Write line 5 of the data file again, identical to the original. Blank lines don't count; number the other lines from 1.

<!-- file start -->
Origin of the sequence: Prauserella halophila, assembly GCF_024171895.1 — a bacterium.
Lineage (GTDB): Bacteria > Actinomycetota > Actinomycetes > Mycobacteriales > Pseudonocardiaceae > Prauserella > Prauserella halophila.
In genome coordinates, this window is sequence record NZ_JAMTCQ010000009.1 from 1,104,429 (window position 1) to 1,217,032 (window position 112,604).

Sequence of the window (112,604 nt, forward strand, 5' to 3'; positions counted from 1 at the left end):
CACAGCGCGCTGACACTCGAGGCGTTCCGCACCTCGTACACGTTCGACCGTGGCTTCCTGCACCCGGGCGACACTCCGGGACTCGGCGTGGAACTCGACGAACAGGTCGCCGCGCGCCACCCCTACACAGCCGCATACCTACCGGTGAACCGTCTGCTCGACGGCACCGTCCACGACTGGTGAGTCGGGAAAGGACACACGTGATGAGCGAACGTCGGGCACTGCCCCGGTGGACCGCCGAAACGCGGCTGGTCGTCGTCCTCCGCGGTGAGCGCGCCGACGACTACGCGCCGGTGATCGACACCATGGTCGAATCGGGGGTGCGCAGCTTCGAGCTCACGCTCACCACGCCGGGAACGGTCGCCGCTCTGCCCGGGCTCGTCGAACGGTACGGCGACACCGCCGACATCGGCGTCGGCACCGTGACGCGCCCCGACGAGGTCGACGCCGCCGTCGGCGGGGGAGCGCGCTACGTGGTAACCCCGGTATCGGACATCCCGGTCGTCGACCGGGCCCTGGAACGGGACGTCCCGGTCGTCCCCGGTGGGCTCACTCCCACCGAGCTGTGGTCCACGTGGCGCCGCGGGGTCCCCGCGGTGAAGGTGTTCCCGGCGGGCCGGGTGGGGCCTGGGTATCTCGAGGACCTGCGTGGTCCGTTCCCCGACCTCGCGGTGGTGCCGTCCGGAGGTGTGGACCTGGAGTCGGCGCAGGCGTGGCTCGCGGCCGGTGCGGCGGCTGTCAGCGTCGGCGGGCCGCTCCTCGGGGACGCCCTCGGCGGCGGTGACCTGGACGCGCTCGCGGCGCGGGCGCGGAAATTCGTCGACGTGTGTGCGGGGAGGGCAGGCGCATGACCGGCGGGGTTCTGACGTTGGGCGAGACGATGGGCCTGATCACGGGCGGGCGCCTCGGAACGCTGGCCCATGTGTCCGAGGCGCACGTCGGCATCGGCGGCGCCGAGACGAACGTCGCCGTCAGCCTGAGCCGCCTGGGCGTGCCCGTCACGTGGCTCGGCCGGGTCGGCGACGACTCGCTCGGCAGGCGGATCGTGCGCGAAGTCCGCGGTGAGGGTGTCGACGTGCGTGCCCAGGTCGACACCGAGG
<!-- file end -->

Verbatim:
CACAGCGCGCTGACACTCGAGGCGTTCCGCACCTCGTACACGTTCGACCGTGGCTTCCTGCACCCGGGCGACACTCCGGGACTCGGCGTGGAACTCGACGAACAGGTCGCCGCGCGCCACCCCTACACAGCCGCATACCTACCGGTGAACCGTCTGCTCGACGGCACCGTCCACGACTGGTGAGTCGGGAAAGGACACACGTGATGAGCGAACGTCGGGCACTGCCCCGGTGGACCGCCGAAACGCGGCTGGTCGTCGTCCTCCGCGGTGAGCGCGCCGACGACTACGCGCCGGTGATCGACACCATGGTCGAATCGGGGGTGCGCAGCTTCGAGCTCACGCTCACCACGCCGGGAACGGTCGCCGCTCTGCCCGGGCTCGTCGAACGGTACGGCGACACCGCCGACATCGGCGTCGGCACCGTGACGCGCCCCGACGAGGTCGACGCCGCCGTCGGCGGGGGAGCGCGCTACGTGGTAACCCCGGTATCGGACATCCCGGTCGTCGACCGGGCCCTGGAACGGGACGTCCCGGTCGTCCCCGGTGGGCTCACTCCCACCGAGCTGTGGTCCACGTGGCGCCGCGGGGTCCCCGCGGTGAAGGTGTTCCCGGCGGGCCGGGTGGGGCCTGGGTATCTCGAGGACCTGCGTGGTCCGTTCCCCGACCTCGCGGTGGTGCCGTCCGGAGGTGTGGACCTGGAGTCGGCGCAGGCGTGGCTCGCGGCCGGTGCGGCGGCTGTCAGCGTCGGCGGGCCGCTCCTCGGGGACGCCCTCGGCGGCGGTGACCTGGACGCGCTCGCGGCGCGGGCGCGGAAATTCGTCGACGTGTGTGCGGGGAGGGCAGGCGCATGACCGGCGGGGTTCTGACGTTGGGCGAGACGATGGGCCTGATCACGGGCGGGCGCCTCGGAACGCTGGCCCATGTGTCCGAGGCGCACGTCGGCATCGGCGGCGCCGAGACGAACGTCGCCGTCAGCCTGAGCCGCCTGGGCGTGCCCGTCACGTGGCTCGGCCGGGTCGGCGACGACTCGCTCGGCAGGCGGATCGTGCGCGAAGTCCGCGGTGAGGGTGTCGACGTGCGTGCCCAGGTCGACACCGAGG